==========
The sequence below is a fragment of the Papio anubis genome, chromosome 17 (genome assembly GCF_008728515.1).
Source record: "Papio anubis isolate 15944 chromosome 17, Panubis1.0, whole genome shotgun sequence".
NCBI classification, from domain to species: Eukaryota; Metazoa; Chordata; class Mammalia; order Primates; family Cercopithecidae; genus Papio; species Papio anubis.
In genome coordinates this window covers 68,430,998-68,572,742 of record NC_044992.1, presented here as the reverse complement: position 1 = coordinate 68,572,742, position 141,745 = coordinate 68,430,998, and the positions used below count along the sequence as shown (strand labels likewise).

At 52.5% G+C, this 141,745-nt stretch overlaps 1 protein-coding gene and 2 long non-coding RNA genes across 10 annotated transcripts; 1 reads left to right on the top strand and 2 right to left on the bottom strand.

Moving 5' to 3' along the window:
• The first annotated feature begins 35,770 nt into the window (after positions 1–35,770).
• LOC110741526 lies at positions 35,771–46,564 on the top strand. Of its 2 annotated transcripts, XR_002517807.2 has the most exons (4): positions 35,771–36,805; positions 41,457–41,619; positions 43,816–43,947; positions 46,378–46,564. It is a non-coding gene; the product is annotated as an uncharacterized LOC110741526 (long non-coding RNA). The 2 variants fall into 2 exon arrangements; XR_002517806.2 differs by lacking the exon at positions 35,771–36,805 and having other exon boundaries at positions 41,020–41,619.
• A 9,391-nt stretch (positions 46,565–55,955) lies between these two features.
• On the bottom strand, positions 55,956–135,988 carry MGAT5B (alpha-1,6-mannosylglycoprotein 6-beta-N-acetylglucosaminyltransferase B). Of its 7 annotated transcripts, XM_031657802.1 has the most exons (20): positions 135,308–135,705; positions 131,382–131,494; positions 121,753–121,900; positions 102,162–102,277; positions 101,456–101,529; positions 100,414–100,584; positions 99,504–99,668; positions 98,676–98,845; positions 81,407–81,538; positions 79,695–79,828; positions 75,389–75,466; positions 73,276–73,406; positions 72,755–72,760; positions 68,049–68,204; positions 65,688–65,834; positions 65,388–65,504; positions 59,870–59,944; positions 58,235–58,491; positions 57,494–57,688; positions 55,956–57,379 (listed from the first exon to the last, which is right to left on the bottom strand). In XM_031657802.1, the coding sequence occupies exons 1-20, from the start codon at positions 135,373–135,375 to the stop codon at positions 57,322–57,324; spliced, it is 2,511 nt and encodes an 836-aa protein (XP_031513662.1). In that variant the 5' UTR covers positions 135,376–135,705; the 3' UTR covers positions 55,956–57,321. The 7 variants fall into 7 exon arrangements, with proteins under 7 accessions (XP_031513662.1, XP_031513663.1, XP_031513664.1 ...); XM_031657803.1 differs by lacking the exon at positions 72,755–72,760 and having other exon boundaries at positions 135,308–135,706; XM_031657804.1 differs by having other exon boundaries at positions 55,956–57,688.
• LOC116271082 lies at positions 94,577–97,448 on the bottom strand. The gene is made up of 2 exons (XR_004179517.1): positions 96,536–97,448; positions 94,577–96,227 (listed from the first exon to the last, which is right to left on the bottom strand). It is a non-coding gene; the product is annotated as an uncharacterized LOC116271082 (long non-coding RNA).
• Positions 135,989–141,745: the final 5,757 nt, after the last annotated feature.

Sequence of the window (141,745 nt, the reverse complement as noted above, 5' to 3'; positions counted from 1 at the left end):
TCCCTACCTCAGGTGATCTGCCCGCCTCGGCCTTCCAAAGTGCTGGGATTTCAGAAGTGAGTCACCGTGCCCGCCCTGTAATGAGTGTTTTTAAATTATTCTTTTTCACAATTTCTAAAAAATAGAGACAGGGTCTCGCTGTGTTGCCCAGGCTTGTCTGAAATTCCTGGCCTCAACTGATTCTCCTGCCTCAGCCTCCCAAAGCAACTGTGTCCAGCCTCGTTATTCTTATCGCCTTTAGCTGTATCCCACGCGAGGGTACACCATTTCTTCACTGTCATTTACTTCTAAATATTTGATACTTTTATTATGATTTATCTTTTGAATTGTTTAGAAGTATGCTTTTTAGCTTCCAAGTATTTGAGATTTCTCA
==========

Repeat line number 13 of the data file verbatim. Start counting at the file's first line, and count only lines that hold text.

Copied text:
Sequence of the window (141,745 nt, the reverse complement as noted above, 5' to 3'; positions counted from 1 at the left end):